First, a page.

The following is a textual transcription of the Tasmanian tiger account in the book “The Annihilation of Nature: human extinction of birds and mammals” by Ceballos et al (2015, John Hopkins Press, Baltimore). Available at John Hopkin’s Press and Amazon.
One of the most tragic of Australia’s extinction events is that of the thylacine, more often referred to as the Tasmanian tiger. It was the largest carnivorous marsupial surviving into modern times, similar to a coyote in size and shape. It was on the one hand ferocious, but on the other hand nurturing--rearing its young in its marsupial maternal belly pouch. Thylacines became extinct in mainland Australia by the time of the European colonization but persisted on the Australian island of Tasmania.
Thylacines often killed sheep and chickens brought in by settlers, so the Tasmanian government encouraged residents to hunt them and even paid a bounty. In the late nineteenth century, a naturalist wrote: “the native dog, is a marsupial animal . . . covered with a dirty yellowish-brown fur, with traverse stripes of a brownish black colour on its back. These animals caused much annoyance to the first settlers . . . [so] it was found necessary to offer a reward for destroying them.” The extermination effort proved to be quite efficient and was coupled with various factors including introduced diseases from domestic dogs and the destruction of native habitat. The last lonely Tasmanian tiger died in 1936 in a zoo in Hobart, the capital city of Tasmania.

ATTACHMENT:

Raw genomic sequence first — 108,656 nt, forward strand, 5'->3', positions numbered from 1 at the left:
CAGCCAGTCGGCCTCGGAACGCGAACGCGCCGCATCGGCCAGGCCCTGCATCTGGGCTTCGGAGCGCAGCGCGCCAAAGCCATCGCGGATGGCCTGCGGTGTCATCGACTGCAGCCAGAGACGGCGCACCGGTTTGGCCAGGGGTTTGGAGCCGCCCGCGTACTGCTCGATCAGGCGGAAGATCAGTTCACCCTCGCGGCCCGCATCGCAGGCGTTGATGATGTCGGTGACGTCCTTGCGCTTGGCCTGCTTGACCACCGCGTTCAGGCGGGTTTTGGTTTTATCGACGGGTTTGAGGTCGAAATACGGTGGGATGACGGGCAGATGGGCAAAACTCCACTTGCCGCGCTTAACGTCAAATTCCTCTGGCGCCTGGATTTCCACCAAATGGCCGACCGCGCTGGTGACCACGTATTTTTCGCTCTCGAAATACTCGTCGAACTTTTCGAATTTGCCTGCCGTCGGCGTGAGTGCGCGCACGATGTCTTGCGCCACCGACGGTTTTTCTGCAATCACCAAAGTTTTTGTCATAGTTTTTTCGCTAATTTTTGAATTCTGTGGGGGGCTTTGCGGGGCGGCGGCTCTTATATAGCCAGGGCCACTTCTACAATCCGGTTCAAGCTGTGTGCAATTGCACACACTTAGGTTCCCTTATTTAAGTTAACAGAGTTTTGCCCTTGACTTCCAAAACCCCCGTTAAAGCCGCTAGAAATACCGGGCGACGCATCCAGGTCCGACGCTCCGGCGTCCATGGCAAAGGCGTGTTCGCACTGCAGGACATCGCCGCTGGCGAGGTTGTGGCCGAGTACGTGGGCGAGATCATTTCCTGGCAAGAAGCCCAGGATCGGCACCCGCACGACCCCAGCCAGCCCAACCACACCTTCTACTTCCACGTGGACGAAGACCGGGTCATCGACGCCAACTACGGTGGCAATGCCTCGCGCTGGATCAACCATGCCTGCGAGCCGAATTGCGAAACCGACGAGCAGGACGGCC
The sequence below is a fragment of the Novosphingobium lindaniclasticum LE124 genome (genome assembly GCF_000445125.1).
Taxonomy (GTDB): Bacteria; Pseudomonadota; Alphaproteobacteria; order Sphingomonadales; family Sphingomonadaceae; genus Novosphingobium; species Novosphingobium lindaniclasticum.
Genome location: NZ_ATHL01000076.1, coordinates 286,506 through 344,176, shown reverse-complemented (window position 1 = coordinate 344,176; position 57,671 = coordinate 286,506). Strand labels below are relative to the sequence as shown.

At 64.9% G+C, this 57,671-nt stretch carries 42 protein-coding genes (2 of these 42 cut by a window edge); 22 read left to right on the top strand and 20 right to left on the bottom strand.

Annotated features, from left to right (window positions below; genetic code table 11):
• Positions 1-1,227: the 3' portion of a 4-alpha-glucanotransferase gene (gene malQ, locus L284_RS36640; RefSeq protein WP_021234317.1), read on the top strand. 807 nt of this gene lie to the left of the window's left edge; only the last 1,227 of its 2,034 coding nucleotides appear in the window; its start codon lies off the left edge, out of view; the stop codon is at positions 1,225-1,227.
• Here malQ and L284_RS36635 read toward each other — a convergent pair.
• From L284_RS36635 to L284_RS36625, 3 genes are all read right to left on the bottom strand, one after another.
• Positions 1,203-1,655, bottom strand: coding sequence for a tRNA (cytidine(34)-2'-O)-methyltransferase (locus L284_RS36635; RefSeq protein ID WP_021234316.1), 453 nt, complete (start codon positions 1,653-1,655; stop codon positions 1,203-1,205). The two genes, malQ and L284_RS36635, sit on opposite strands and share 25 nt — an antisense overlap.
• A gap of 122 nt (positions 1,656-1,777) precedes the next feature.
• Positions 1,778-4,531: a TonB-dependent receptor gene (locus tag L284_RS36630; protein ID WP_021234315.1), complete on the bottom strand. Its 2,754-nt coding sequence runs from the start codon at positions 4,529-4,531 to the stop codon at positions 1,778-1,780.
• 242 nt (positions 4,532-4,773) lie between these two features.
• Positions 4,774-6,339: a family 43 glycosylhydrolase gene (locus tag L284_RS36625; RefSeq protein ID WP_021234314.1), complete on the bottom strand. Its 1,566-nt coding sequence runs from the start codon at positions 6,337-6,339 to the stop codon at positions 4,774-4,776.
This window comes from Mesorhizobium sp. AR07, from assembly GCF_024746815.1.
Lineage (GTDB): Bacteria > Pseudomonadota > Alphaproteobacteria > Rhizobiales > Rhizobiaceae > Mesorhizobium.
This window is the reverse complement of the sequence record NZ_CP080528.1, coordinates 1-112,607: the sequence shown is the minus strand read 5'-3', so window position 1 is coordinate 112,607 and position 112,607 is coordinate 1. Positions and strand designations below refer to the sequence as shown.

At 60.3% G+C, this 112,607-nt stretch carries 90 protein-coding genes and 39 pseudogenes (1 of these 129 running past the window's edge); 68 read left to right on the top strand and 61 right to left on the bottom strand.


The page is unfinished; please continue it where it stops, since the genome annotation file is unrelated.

This marsupial was distributed throughout Australia, New Guinea and Tasmania in the Pleistocene. However, its distribution eventually became restricted to Tasmania.
The reasons of its extinction are not precise. It is believed to have decreased due to competition with domestic dogs, indiscriminate hunting by humans, and a distemper-like illness. It was hunted by farmers who were outraged by the sheep killed by these carnivores.